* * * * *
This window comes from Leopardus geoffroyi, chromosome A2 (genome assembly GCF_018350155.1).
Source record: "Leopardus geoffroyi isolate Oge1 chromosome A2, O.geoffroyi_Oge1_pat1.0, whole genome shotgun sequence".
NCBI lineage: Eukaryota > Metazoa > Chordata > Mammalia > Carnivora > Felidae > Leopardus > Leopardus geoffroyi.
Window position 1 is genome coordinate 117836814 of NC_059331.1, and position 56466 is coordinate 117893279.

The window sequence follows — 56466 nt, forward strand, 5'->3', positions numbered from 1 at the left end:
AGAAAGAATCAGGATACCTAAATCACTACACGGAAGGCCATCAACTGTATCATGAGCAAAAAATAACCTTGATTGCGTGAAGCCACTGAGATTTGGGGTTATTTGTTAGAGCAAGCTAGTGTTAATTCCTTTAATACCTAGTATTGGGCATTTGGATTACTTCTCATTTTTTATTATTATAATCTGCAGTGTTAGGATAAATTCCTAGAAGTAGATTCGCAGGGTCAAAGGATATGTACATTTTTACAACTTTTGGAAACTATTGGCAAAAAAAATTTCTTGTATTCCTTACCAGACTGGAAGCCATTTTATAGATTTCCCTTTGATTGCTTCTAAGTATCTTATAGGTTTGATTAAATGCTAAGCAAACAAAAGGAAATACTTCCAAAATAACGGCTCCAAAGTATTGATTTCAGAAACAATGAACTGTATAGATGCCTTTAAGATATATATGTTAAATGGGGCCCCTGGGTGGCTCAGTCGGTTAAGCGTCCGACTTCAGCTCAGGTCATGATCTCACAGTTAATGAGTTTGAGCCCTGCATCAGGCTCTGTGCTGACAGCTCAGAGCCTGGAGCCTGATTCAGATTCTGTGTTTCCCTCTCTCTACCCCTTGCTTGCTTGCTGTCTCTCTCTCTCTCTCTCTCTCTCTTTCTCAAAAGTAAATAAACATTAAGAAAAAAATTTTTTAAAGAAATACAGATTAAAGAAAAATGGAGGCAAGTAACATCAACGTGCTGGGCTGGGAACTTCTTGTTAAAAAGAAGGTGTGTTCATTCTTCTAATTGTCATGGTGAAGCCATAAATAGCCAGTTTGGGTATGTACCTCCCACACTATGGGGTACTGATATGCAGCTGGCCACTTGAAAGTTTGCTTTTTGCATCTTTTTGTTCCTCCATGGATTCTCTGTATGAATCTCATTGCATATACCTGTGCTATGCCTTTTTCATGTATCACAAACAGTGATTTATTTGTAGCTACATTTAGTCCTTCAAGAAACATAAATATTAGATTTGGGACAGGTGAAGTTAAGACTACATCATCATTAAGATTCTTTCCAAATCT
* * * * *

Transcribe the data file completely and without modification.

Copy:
This window comes from Leopardus geoffroyi, chromosome A2 (genome assembly GCF_018350155.1).
Source record: "Leopardus geoffroyi isolate Oge1 chromosome A2, O.geoffroyi_Oge1_pat1.0, whole genome shotgun sequence".
NCBI lineage: Eukaryota > Metazoa > Chordata > Mammalia > Carnivora > Felidae > Leopardus > Leopardus geoffroyi.
Window position 1 is genome coordinate 117836814 of NC_059331.1, and position 56466 is coordinate 117893279.

The window sequence follows — 56466 nt, forward strand, 5'->3', positions numbered from 1 at the left end:
AGAAAGAATCAGGATACCTAAATCACTACACGGAAGGCCATCAACTGTATCATGAGCAAAAAATAACCTTGATTGCGTGAAGCCACTGAGATTTGGGGTTATTTGTTAGAGCAAGCTAGTGTTAATTCCTTTAATACCTAGTATTGGGCATTTGGATTACTTCTCATTTTTTATTATTATAATCTGCAGTGTTAGGATAAATTCCTAGAAGTAGATTCGCAGGGTCAAAGGATATGTACATTTTTACAACTTTTGGAAACTATTGGCAAAAAAAATTTCTTGTATTCCTTACCAGACTGGAAGCCATTTTATAGATTTCCCTTTGATTGCTTCTAAGTATCTTATAGGTTTGATTAAATGCTAAGCAAACAAAAGGAAATACTTCCAAAATAACGGCTCCAAAGTATTGATTTCAGAAACAATGAACTGTATAGATGCCTTTAAGATATATATGTTAAATGGGGCCCCTGGGTGGCTCAGTCGGTTAAGCGTCCGACTTCAGCTCAGGTCATGATCTCACAGTTAATGAGTTTGAGCCCTGCATCAGGCTCTGTGCTGACAGCTCAGAGCCTGGAGCCTGATTCAGATTCTGTGTTTCCCTCTCTCTACCCCTTGCTTGCTTGCTGTCTCTCTCTCTCTCTCTCTCTCTCTTTCTCAAAAGTAAATAAACATTAAGAAAAAAATTTTTTAAAGAAATACAGATTAAAGAAAAATGGAGGCAAGTAACATCAACGTGCTGGGCTGGGAACTTCTTGTTAAAAAGAAGGTGTGTTCATTCTTCTAATTGTCATGGTGAAGCCATAAATAGCCAGTTTGGGTATGTACCTCCCACACTATGGGGTACTGATATGCAGCTGGCCACTTGAAAGTTTGCTTTTTGCATCTTTTTGTTCCTCCATGGATTCTCTGTATGAATCTCATTGCATATACCTGTGCTATGCCTTTTTCATGTATCACAAACAGTGATTTATTTGTAGCTACATTTAGTCCTTCAAGAAACATAAATATTAGATTTGGGACAGGTGAAGTTAAGACTACATCATCATTAAGATTCTTTCCAAATCT